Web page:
Meet Russia’s seaside Vegas-to-be
The glittering lights of Moscow's casinos will be switched off for good in just one year. In response to the growing number of gambling addicts, Russian MPs passed a bill in 2006 that will allow casinos to legally operate in just four remote areas. From July next year only Kaliningrad, Altay, the Primorsky region and the border between the Krasnodar and Rostov regions will be able to host gamblers.
Azov City is the name given by the Krasnodar administration to the project to make a fortune on games of chance.
The casino town will be spread over 2,000 hectares and have 50 hotels with a planned 35,000 thousand rooms. It'll even have its own airport and a small port on a specially constructed island for the super-rich arriving in yachts. When it’s finished, Azov City is expected to have a population of around 60,000.
At the moment this is just a blueprint. Today the area chosen to be one of the Russia's gambling zones is but a field of wheat, but investors are already flocking to the shores of the Azov Sea hoping to hit the jackpot.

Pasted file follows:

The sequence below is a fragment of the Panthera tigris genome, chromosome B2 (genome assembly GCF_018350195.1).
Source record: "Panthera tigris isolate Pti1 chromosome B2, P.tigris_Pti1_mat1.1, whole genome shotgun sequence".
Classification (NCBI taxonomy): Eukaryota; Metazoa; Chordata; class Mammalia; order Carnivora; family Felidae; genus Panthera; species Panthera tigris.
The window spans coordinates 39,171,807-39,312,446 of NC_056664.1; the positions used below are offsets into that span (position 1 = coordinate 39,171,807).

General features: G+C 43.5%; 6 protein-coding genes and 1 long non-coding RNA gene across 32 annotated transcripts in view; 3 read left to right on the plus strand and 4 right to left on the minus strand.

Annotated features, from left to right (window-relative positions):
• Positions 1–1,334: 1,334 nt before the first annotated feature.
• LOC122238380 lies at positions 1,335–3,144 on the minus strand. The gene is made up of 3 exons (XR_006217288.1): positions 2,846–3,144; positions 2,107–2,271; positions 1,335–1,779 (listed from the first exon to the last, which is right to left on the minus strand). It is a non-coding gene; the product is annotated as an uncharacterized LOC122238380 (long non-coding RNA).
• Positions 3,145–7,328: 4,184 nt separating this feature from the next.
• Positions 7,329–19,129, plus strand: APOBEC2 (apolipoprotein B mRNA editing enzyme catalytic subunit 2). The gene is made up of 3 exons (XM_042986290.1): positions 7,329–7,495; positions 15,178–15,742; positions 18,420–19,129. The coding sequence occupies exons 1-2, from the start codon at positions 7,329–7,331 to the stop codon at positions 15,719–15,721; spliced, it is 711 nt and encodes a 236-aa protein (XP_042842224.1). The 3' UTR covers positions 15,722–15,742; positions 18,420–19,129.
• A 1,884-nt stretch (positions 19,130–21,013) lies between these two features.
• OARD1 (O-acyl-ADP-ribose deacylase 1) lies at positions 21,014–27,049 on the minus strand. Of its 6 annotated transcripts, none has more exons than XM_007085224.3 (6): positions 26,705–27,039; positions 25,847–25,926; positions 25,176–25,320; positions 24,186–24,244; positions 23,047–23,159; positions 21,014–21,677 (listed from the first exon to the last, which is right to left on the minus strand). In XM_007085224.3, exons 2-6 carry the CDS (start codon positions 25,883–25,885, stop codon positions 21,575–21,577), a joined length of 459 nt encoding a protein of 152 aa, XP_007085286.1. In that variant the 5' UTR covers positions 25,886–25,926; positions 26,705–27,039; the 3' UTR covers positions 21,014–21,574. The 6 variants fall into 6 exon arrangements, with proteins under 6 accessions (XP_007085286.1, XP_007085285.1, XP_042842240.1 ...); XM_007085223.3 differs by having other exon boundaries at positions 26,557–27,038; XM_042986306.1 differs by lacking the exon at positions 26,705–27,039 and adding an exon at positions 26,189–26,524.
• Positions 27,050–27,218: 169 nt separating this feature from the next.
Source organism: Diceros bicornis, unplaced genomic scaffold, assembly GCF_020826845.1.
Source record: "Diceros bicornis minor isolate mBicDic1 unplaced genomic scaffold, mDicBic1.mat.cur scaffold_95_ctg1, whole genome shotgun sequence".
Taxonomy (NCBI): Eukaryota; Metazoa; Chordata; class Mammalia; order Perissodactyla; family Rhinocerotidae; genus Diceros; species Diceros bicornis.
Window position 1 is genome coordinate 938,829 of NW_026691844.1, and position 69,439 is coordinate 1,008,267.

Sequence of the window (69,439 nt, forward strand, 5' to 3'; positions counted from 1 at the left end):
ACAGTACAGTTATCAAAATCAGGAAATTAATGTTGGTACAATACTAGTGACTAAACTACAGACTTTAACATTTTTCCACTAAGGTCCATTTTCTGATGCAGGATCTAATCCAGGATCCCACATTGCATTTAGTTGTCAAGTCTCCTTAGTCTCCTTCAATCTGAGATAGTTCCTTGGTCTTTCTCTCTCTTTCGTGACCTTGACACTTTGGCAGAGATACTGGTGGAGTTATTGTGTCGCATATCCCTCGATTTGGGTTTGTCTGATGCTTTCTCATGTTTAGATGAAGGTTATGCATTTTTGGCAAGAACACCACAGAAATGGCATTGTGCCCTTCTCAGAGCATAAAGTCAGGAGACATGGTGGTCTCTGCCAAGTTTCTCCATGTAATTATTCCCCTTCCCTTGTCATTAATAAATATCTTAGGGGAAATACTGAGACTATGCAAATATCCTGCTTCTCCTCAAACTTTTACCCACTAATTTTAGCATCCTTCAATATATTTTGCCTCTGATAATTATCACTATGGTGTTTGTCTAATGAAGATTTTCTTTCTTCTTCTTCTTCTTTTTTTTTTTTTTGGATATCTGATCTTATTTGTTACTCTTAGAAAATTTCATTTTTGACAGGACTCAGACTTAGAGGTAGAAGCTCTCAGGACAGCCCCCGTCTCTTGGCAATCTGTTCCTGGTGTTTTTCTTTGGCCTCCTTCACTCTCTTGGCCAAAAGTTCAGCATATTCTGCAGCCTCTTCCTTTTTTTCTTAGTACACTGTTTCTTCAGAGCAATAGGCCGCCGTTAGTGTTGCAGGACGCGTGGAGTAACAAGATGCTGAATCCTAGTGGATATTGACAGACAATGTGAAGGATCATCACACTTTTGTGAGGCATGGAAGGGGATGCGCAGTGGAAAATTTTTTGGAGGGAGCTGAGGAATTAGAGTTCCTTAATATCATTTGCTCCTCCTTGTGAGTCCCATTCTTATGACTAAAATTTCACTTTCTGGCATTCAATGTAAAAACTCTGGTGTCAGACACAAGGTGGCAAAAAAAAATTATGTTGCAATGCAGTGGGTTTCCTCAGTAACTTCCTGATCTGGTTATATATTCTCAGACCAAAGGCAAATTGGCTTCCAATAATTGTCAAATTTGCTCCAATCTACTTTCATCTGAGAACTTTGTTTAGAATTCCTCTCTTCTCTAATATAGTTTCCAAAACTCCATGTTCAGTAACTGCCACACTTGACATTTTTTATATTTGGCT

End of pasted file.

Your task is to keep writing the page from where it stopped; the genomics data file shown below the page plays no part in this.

“We think that this gambling zone will pay for itself really quickly. It's a situation where being late means losing everything,” says businessman Aleksandr Kogan.
There are still many worries though. Experts say that attracting gamblers to the four remote areas, making sure that illegal casinos don't open and the tight deadlines could make projects like Azov City a Russian roulette for investors.
“The casino industry is to shut down on 1 July next year. So that gives us 12 months to put in place quite a serious infrastructure, and the tender process hasn't even begun yet. I think it'll be a year before we'll see construction equipment on site,” said gambling business expert Andrew Gellatly.
Still the authorities are looking to attract about $US 4 billion of investment. They hope Azov City will provide thousands of jobs for the local population and will draw over six million tourists annually.